“A burnt tomato has never tasted so good,” says Aussie chef Josh Niland. “This dressing is a delicious accompaniment for richer flavoured fish like mackerel, tuna or herring, but make sure to only half-cook the mackerel on the grill and allow the warmth of the tomatoes and the hot toast to finish the cooking.”

BBQ Blue mackerel and burnt tomato on toast from THE WHOLE FISH COOKBOOK: New ways to cook, eat and drink by Josh Niland (Hardie Grant/Rob Palmer/PA)
(Hardie Grant/Rob Palmer/PA)
BBQ Blue mackerel and burnt tomato on toast from THE WHOLE FISH COOKBOOK: New ways to cook, eat and drink by Josh Niland (Hardie Grant/Rob Palmer/PA)
Print Recipe
Nutrition Facts
BBQ blue mackerel and burnt tomato on toast
Amount Per Serving
Calories 871 Calories from Fat 675
% Daily Value*
Fat 75g115%
Saturated Fat 12g75%
Cholesterol 35mg12%
Sodium 1760mg77%
Potassium 863mg25%
Carbohydrates 139g46%
Fiber 8g33%
Sugar 12g13%
Protein 44g88%
Vitamin A 439IU9%
Vitamin C 22mg27%
Calcium 144mg14%
Iron 11mg61%
* Percent Daily Values are based on a 2000 calorie diet.

BBQ blue mackerel and burnt tomato on toast

A seriously sophisticated lunch
Cook Time10 minutes
Resting Time30 minutes
Total Time40 minutes
Course: Lunch
Cuisine: Australian
Servings: 4
Calories: 871kcal
Author: Josh Niland


  • Mason jar
  • Circulator bath
  • Heavy, cast-iron pan
  • Chopping board
  • Sharp knife
  • Charcoal grill


  • 1 x 300 g blue mackerel (alternatively mullet, herring, sardines)
  • 60 ml extra-virgin olive oil
  • sea salt flakes
  • freshly cracked black pepper
  • 2 slices good-quality sourdough bread

For the tomato dressing

  • 300 g cherry tomatoes halved
  • 75 g capers
  • 125 g French shallots finely sliced into rings
  • 2 tsp caster sugar
  • 100 ml chardonnay vinegar or white-wine vinegar with a pinch of sugar
  • 50 ml fish garum (see below)
  • 200 ml extra virgin olive oil


  • To produce the garum, start by adding 50% of water to the total amount of heads, bones and scraps you have from small fish, such as sardine, mackerel, anchovies or trevally, then to this total quantity add 20% of fine salt. Mix together, transfer to a mason jar, seal and place in a circulator bath set to 40°C (104°F). Leave for seven days, stirring once daily.
    It is possible to produce a garum without a circulator bath but I would suggest investing in one if you intend to try to produce this sauce as fish waste can be temperamental. If you don’t have one, then use a sterilised mason jar and store in a dark place at room temperature, stirring every day. Make sure that the gall bladder is removed as it will make the finished sauce extremely bitter. This recipe is versatile and can be adapted to produce scallop, prawn (shrimp) or cuttlefish garums.
  • For the dressing, burn the tomato halves, cut side down, in batches if necessary, in a heavy, cast-iron pan over a high heat for six minutes, or until softened. Once all the tomatoes are burnt, add the remaining ingredients and leave for 30 minutes before serving. Keep warm.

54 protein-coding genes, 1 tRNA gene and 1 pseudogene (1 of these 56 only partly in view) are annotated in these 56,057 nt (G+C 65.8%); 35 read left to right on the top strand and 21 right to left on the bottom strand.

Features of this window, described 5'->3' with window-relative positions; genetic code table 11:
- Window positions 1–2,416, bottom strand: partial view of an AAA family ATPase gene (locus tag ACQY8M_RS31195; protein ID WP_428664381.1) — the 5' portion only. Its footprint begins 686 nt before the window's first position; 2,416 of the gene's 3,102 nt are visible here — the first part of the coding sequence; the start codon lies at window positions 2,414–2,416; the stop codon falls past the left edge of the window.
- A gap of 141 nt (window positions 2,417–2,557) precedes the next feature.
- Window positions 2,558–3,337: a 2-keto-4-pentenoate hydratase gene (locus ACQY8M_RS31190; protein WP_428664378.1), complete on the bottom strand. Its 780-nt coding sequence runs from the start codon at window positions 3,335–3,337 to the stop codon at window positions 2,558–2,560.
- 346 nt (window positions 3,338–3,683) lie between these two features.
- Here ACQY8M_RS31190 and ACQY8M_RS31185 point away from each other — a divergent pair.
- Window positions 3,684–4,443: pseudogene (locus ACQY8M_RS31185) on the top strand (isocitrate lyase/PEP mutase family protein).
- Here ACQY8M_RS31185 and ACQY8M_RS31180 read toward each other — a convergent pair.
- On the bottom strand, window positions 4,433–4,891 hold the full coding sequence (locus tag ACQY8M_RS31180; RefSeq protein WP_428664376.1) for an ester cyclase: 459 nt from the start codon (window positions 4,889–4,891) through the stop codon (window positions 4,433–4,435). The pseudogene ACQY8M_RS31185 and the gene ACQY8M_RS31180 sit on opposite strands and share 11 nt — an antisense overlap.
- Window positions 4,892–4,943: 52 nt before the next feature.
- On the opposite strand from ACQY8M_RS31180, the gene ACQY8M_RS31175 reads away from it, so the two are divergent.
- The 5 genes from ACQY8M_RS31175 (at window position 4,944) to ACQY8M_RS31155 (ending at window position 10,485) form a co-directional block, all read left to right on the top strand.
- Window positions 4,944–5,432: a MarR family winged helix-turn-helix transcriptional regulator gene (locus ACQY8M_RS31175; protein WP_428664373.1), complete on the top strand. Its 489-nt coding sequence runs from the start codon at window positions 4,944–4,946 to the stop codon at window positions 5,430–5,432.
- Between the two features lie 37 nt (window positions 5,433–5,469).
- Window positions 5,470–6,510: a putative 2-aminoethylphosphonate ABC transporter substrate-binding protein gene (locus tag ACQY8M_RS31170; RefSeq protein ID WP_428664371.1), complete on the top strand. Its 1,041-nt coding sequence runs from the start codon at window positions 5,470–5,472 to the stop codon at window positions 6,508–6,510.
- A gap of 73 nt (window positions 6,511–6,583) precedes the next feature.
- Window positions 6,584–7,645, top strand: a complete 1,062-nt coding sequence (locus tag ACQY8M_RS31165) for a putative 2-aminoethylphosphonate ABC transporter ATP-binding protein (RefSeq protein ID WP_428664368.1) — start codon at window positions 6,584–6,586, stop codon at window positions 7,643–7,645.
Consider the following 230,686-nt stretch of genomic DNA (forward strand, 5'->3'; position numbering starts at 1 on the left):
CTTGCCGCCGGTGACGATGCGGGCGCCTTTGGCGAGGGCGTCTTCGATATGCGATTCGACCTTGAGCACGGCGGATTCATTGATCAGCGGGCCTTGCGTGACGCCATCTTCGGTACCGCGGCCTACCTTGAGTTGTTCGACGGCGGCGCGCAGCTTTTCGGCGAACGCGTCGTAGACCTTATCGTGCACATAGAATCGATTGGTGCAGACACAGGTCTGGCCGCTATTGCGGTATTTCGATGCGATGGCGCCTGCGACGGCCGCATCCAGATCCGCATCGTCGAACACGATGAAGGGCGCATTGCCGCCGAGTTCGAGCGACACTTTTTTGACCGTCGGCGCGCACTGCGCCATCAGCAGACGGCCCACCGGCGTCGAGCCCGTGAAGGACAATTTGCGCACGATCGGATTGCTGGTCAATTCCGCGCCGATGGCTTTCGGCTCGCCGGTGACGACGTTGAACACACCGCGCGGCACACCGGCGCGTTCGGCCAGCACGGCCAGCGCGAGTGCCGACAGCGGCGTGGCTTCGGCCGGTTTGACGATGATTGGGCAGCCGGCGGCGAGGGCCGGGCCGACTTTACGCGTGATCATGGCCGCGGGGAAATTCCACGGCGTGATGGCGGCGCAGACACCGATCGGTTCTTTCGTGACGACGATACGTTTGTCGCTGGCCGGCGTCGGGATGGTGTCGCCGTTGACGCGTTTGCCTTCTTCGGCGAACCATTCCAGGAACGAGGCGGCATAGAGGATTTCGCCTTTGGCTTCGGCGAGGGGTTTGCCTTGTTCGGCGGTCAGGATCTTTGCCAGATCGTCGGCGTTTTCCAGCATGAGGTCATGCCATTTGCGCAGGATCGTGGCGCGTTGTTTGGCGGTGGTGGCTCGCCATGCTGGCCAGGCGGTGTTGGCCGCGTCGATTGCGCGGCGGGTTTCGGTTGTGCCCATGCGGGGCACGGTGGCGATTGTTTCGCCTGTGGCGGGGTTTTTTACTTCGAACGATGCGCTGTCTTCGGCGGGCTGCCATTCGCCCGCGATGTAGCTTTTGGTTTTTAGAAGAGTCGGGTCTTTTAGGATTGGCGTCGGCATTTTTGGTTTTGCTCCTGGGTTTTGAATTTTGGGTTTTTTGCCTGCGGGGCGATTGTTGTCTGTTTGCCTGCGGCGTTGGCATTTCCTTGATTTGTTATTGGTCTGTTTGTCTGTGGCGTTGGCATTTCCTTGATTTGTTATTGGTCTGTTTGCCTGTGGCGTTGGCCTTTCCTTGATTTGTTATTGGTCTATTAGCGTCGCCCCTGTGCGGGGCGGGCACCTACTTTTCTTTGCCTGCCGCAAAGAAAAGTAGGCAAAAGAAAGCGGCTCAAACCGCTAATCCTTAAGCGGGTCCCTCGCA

• Place the mackerel in the middle of a chopping board with the tail facing you and the belly cavity exposed and open. Using a sharp knife, cut down one side of the central spine and remove the fillet as you would if you were going through the top side of the fish, but when you reach the point where the fillet is off but still attached to the head, turn the fish so the head is now facing you and, using the top third of the knife, split the head in half. This will result in a fillet that still has the tail and the head intact. Remove the pin bones. Repeat on the other side, but this time lay the fish flat to the work surface and cut the fillet through the top of the fish ensuring that the head and tail are still attached to the fillet. (If this is too challenging, just remove the fillets as you would normally or get your fishmonger to do this.)
  • For the charcoal grill, make sure the grill is hot and the charcoal has cooked down to hot embers.
  • Brush the skin of the mackerel with a little olive oil and season with sea salt. Grill on the skin for two to three minutes until coloured and the flesh is warm to the touch, then remove and brush the fish skin with a little more olive oil and season with a little more salt and a touch of pepper.
  • Brush the bread with olive oil and grill for one minute on each side until smoky and well coloured. Arrange the toast on a plate, spoon the tomato dressing over the toast, then place the mackerel on top. Serve whole or cut to share with friends.


Calories: 871kcal | Carbohydrates: 139g | Protein: 44g | Fat: 75g | Saturated Fat: 12g | Cholesterol: 35mg | Sodium: 1760mg | Potassium: 863mg | Fiber: 8g | Sugar: 12g | Vitamin A: 439IU | Vitamin C: 22mg | Calcium: 144mg | Iron: 11mg


The Whole Fish Cookbook: New ways to cook, eat and drink by Josh Niland, published by Hardie Grant. Photography Rob Palmer.

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